The huge and growing interest in co-located care where care homes and nurseries share a site (as covered in the March issue of CMM) has prompted questions.
As more providers of both childcare and eldercare link up – from hosting regular visits to sharing a site and its facilities to promote intergenerational interaction – some have asked what the regulators’ positions are in regard to these developments.
Inevitably, these questions have also covered safeguarding of vulnerable children and adults.
Guidance for providers
Fortunately, Ofsted, the regulator for children’s early years and childcare amongst other services in England, has just issued guidance for its inspectors on registering and inspecting childcare provision that is co-located with care homes.
The new guidance follows a roundtable hosted by United for All Ages in March. This meeting gave some childcare and eldercare providers interested in co-location, the chance to hear from and put questions to both Ofsted and the Care Quality Commission.
It’s fair to say that both regulators were very positive about bringing older and younger people together and recognised the wide-ranging benefits, not just for children and older people but also their families, staff and the local community.
In fact, many providers already engaged in intergenerational activities have received Good or Outstanding inspection reports as these activities contribute towards meeting key criteria.
Different co-location scenarios
During the meeting, we talked about a range of different scenarios that nurseries may experience in setting up on a care home site. These scenarios also included care homes hosting local childminding businesses, which is already happening in some parts of the country.
These scenarios form the basis of the Ofsted guidance and the box below reproduces some of the scenarios and Ofsted’s responses.
This guidance should be useful for providers considering co-location, and also for local authorities planning joint forums of childcare and eldercare providers in their area. The full guidance can be downloaded from United for All Ages’ website.
The guidance is very clear and straightforward, and should reassure providers. As they should be doing already, every provider must undertake all the necessary risk assessments and ensure that they have the best policy and practice for safeguarding in place.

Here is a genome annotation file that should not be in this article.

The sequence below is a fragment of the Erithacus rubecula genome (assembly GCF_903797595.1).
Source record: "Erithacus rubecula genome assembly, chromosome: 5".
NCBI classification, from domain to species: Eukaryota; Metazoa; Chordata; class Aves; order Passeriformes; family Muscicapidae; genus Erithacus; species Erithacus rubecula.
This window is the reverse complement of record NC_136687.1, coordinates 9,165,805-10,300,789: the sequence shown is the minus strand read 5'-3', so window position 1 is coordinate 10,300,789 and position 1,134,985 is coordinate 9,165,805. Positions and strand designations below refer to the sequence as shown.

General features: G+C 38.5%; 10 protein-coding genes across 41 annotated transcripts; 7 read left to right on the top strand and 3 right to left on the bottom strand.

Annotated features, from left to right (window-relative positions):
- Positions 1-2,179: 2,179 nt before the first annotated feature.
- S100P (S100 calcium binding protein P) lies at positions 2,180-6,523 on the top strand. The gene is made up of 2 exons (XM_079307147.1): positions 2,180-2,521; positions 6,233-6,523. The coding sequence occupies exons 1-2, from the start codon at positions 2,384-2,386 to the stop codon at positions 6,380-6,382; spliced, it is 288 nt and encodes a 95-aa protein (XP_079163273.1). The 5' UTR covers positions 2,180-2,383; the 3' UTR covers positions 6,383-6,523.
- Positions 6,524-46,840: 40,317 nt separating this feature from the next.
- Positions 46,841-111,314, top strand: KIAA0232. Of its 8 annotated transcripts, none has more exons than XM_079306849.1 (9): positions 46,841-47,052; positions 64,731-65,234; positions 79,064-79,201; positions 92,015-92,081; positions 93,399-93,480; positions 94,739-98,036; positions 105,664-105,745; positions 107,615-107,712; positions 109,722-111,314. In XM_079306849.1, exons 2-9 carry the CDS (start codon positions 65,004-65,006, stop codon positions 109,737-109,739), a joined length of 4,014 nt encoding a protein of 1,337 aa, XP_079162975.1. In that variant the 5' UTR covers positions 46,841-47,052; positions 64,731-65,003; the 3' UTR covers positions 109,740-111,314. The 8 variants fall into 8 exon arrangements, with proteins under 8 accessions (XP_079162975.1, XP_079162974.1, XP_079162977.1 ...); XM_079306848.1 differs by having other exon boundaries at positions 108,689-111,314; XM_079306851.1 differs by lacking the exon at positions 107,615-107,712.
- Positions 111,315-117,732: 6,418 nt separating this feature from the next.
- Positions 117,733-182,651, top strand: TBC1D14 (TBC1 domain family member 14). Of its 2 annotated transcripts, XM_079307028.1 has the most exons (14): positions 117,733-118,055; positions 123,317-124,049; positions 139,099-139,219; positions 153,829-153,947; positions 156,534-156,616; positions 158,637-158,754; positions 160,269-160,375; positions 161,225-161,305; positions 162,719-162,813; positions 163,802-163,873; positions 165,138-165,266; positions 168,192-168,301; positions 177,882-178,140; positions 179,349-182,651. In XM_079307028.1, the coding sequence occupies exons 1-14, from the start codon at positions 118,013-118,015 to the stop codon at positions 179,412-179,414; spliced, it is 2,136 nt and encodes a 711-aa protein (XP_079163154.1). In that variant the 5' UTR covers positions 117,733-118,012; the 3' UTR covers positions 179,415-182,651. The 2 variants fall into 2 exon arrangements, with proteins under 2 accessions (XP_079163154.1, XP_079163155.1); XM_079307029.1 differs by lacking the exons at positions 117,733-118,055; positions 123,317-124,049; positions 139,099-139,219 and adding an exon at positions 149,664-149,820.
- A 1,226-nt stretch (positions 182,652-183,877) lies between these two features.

We will be contacting regulators in Scotland and Wales to ask if they will issue similar guidance.
Our aim is for at least 500 shared sites or centres for all ages to be up and running by the end of 2022. This new Ofsted guidance is another step forward as more providers make the co-location of care happen.
Intergenerational care: scenarios and responses by Ofsted
This is a summary of four of the seven scenarios to which Ofsted has responded.
1. An existing care home site has part of its building that it wants to lease to a nursery. An existing registered childcare provider wants to convert the space for an additional nursery, with the same name just on another site. Does the childcare provider need to register the second nursery on the care home site as a new nursery?
Response: This would be covered by the provisions in the Childcare Act 2006 that relate to multiple providers. Each registered provider only holds one registration for all its premises. However, a registered provider cannot set up a new nursery without seeking Ofsted’s approval. If an existing provider wants to open a new nursery, they will need to seek Ofsted’s approval before they can offer care at the new site.
2. Same scenario, but a new childcare provider wants to lease the space. Does the new childcare provider need to register on the care home site as a new nursery?
Response: If a new childcare provider is taking over the space from an existing childcare provider, the new childcare provider will need to hold a registration for this setting. If the new childcare provider already holds a registration with Ofsted, then it will need to apply for approval to run this as an additional setting.
If the existing childcare provider and the new childcare provider both want to lease the space, for example on different days, then they would both need to hold a separate registration/approval with Ofsted.
3. A care home provider wants to develop a new site and include a new-build nursery on the same site. It will be two different providers working in partnership. Will this be a joint CQC and Ofsted registration and subsequent joint inspections?
Response: There is no facility in the legislation for ‘joint registrations’ so in this scenario, the provider would need to apply separately to CQC and Ofsted to register its provision. Similarly, each provision, once registered, would be subject to separate inspections by Ofsted and CQC and a separate inspection report. Each agency would be responsible for gathering its own evidence and reaching its own judgements on the quality of provision. We may be able to consider carrying out those two separate inspections at the same time, but this would depend on whether the timing of those inspections lined up.
4. Should staff (both social care and childcare) who are delivering intergenerational activities be DBS checked on both barring lists?
Response: For nursery provision, the registered provider (rather than Ofsted) must carry out DBS checks on those who work in the setting. The Statutory framework for the early years foundation stage makes it clear in paragraph 3.10 that providers are responsible for carrying out DBS checks on their staff. It does not specify whether providers need to ask for this check to cover both barred lists. Providers, therefore, need to use their own judgement on this and seek advice from the DBS, particularly if staff may have unsupervised access to either children or adults.
The full Ofsted guidance can be found at www.unitedforallages.com